All of the variants identified in the screen of anonymous subjects of varying ethnicity revealed normal or, at most, a mild loss of function in vitro. Of note, 1 of the variants in this screen, E1813K, exhibited a mild loss of function and was present in 2 newly identified patients with drug-associated LQTS. In general, the severity of the cellular phenotype correlated with significance of the clinical arrhythmias in some of the patients, with more malignant ventricular arrhythmias with an earlier onset being more common in patients harboring variants that more severely disrupted cellular function. The correlation is intuitively pleasing and importantly addresses the functional and clinical significance of the identified variants in ankyrin-B. The molecular mechanism of disruption of cell function requires further elucidation. In other autosomal-dominant inherited arrhythmia syndromes, altered channel proteins may adversely affect the normal, wild-type gene product within the same cell, thus behaving as a dominant negative. This usually occurs if the protein can still interact with the same elements as the wild type but blocks its function in some way. It is possible, but not clearly demonstrated, that the ankyrin-B variants that have the greatest effect on cellular function work by a dominant-negative mechanism. For example, a gain-of-function variant may produce a dominant effect in a heterozygous context without affecting the function of the normal gene product. In the latter case, increasing the function of the normal variant may overcome the adverse effects of the variant gene product; in the case of a dominant-negative mechanism, this may not be the case.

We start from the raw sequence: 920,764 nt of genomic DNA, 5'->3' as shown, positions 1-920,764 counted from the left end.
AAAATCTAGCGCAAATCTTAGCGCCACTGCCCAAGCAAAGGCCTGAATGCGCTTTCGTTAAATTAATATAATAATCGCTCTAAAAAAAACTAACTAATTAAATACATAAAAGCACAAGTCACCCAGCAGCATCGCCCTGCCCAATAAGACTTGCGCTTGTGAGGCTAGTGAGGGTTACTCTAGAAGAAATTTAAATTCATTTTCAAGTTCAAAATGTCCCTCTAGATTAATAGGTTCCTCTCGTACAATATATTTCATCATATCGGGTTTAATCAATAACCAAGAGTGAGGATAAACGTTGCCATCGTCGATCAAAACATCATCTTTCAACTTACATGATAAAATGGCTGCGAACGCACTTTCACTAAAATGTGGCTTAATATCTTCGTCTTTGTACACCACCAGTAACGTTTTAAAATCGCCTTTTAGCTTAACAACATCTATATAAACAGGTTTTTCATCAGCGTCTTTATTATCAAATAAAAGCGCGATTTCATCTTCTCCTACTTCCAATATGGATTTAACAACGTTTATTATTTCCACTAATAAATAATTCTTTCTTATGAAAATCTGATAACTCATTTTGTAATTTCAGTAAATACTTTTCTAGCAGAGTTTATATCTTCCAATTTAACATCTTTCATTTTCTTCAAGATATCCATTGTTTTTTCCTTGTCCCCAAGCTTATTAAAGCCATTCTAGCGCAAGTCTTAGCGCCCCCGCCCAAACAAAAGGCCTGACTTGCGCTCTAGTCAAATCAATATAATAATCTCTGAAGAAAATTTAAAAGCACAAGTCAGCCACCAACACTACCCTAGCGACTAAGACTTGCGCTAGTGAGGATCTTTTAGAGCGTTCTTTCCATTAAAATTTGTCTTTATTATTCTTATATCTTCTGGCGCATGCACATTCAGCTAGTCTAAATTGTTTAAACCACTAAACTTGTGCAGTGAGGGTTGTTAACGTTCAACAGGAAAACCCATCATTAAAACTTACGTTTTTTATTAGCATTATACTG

It is notable that the arrhythmias described in patients are predominantly but not exclusively ventricular. The presence of bradycardias and atrial arrhythmias suggests that abnormal channel function is present in other cell types such as the sinus node and atria. The functional changes in NMVMs include alterations in the spontaneous contraction rates and changes in the calcium transient. In some cases, it is clear how the cellular phenotype may produce the clinical arrhythmia; in other cases, the alterations in cellular functions measured reflect the severity of disruption of ankyrin function, not necessarily the specific arrhythmogenic defect.